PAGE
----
4 - Emergency Preparedness & Environmental Protection
Bret Kugelmass: How did you take your forensic engineering experiences and take them back into the nuclear industry?
Larry Smith: After Larry Smith’s time in forensic engineering, he realized that the nuclear industry was doing things right in keeping their workers and the public safe. Everybody has to wear their personal protective equipment (PPE) and the team focuses on understanding the why’s of behaviors and requirements. Smith is also in charge of emergency preparedness (EP) which entails making sure the plant can respond at any kind of event, such as a hurricane. The EP staff looks at if they need to have people staffed around the clock at different locations if something happens, such as a loss of off-site power or flooding. Smith supervises environmental folks at the plant as well. Calvert Cliffs has permits from the State of Maryland that must be met, including discharge, environmental stewardship, and equipment leaks. The local environmental community is very supportive of the plant and the staff works to make sure they understand what the plant is doing. The environmental group goes around to different groups on-site to make sure they understand what is required for environmental stewardship and that the correct protection measures are being taken.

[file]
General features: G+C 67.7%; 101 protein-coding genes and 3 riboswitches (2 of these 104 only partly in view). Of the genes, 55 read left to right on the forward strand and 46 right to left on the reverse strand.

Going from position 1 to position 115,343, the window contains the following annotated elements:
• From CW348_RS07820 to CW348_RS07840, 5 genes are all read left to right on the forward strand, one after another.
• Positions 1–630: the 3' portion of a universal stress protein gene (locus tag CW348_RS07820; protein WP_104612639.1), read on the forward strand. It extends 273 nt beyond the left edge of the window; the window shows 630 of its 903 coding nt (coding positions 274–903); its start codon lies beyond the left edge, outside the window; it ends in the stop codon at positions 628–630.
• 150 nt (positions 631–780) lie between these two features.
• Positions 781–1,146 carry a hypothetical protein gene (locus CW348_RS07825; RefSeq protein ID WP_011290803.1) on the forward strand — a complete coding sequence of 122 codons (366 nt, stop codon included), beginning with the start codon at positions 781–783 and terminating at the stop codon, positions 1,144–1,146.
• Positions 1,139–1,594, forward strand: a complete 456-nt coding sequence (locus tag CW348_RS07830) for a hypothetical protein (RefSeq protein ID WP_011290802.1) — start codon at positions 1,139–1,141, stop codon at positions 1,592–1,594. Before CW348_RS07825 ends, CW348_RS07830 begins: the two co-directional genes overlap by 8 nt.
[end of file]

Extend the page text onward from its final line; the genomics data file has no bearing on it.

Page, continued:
5 - Nuclear Plant Drills and Inspections
Bret Kugelmass: What are the different levels of emergency preparedness?
Larry Smith: The Calvert Cliffs Power Plant interacts with the county agencies in Calvert County, Dorchester County, and St. Mary’s County. The plant works with the Maryland Department of Environment to do drills like there is an event and all the parties interact, which is sometimes observed by the Nuclear Regulatory Commission (NRC) and FEMA. During a drill, a simulator comes up with the drill and the data and different emergency response organizations, of which there are four on-site, get a drill each year. The scenarios encourage thinking outside the box to recover the plant or protect the health and safety of the public. There are also hostile action drills which cover a situation in which an armed force tries to attack the plant. Every power plant has a senior resident from the Nuclear Regulatory Commission (NRC) and a resident inspector on-site at all times. They are included in matrix notifications, which allows them to get into the details and see how the plant operates. Different inspectors come for various inspections during the year, but the residents have their own requirements for what they need to inspect. Having a good relationship with the NRC helps in regulatory margin and they are able to understand how things work. Larry Smith serves as station duty manager, which makes him responsible for an issue with the plant if it were to come up. Smith would get the engineering or maintenance support that the plant needed to address the issue. Nuclear energy is a clean source of power that operates all year round. The safety and the dedication of the people at a nuclear power plant helps provide as much energy as they do.